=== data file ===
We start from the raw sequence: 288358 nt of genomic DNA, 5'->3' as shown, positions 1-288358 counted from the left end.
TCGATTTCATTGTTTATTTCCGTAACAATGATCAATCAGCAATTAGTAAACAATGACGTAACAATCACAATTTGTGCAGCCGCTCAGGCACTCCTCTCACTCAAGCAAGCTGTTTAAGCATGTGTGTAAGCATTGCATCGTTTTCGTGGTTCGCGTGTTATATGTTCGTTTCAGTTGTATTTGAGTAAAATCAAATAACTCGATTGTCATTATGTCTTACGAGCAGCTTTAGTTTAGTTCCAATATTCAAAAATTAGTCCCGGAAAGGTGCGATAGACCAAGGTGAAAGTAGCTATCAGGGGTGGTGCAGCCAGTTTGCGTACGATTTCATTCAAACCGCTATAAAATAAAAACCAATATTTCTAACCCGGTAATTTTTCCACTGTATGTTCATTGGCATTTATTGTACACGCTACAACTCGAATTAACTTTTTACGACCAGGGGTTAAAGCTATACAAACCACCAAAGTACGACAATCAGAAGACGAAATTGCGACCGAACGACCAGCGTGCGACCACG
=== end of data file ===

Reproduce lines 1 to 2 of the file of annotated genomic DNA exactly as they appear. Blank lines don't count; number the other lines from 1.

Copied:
We start from the raw sequence: 288358 nt of genomic DNA, 5'->3' as shown, positions 1-288358 counted from the left end.
TCGATTTCATTGTTTATTTCCGTAACAATGATCAATCAGCAATTAGTAAACAATGACGTAACAATCACAATTTGTGCAGCCGCTCAGGCACTCCTCTCACTCAAGCAAGCTGTTTAAGCATGTGTGTAAGCATTGCATCGTTTTCGTGGTTCGCGTGTTATATGTTCGTTTCAGTTGTATTTGAGTAAAATCAAATAACTCGATTGTCATTATGTCTTACGAGCAGCTTTAGTTTAGTTCCAATATTCAAAAATTAGTCCCGGAAAGGTGCGATAGACCAAGGTGAAAGTAGCTATCAGGGGTGGTGCAGCCAGTTTGCGTACGATTTCATTCAAACCGCTATAAAATAAAAACCAATATTTCTAACCCGGTAATTTTTCCACTGTATGTTCATTGGCATTTATTGTACACGCTACAACTCGAATTAACTTTTTACGACCAGGGGTTAAAGCTATACAAACCACCAAAGTACGACAATCAGAAGACGAAATTGCGACCGAACGACCAGCGTGCGACCACG